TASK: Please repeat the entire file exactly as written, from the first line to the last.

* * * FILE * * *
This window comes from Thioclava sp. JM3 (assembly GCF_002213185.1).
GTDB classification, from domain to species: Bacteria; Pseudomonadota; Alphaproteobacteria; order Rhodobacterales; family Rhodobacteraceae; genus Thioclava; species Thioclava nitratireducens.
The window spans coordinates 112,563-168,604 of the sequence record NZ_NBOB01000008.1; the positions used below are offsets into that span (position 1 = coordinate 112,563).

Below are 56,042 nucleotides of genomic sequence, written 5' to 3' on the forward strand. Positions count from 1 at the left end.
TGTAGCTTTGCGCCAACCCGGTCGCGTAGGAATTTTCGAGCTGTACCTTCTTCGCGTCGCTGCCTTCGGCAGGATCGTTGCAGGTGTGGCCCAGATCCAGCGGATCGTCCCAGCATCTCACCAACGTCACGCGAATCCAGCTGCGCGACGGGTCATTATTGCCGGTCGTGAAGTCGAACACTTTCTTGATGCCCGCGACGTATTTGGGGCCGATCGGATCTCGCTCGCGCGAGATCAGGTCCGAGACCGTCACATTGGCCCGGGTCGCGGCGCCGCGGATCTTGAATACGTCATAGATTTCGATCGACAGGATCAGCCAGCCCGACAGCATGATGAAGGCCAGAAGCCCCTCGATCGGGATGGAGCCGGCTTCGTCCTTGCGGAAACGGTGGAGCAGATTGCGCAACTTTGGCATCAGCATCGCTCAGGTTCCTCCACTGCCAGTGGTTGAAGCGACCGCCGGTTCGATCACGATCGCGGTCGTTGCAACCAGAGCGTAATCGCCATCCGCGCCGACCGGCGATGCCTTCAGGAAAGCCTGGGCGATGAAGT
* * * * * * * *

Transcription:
This window comes from Thioclava sp. JM3 (assembly GCF_002213185.1).
GTDB classification, from domain to species: Bacteria; Pseudomonadota; Alphaproteobacteria; order Rhodobacterales; family Rhodobacteraceae; genus Thioclava; species Thioclava nitratireducens.
The window spans coordinates 112,563-168,604 of the sequence record NZ_NBOB01000008.1; the positions used below are offsets into that span (position 1 = coordinate 112,563).

Below are 56,042 nucleotides of genomic sequence, written 5' to 3' on the forward strand. Positions count from 1 at the left end.
TGTAGCTTTGCGCCAACCCGGTCGCGTAGGAATTTTCGAGCTGTACCTTCTTCGCGTCGCTGCCTTCGGCAGGATCGTTGCAGGTGTGGCCCAGATCCAGCGGATCGTCCCAGCATCTCACCAACGTCACGCGAATCCAGCTGCGCGACGGGTCATTATTGCCGGTCGTGAAGTCGAACACTTTCTTGATGCCCGCGACGTATTTGGGGCCGATCGGATCTCGCTCGCGCGAGATCAGGTCCGAGACCGTCACATTGGCCCGGGTCGCGGCGCCGCGGATCTTGAATACGTCATAGATTTCGATCGACAGGATCAGCCAGCCCGACAGCATGATGAAGGCCAGAAGCCCCTCGATCGGGATGGAGCCGGCTTCGTCCTTGCGGAAACGGTGGAGCAGATTGCGCAACTTTGGCATCAGCATCGCTCAGGTTCCTCCACTGCCAGTGGTTGAAGCGACCGCCGGTTCGATCACGATCGCGGTCGTTGCAACCAGAGCGTAATCGCCATCCGCGCCGACCGGCGATGCCTTCAGGAAAGCCTGGGCGATGAAGT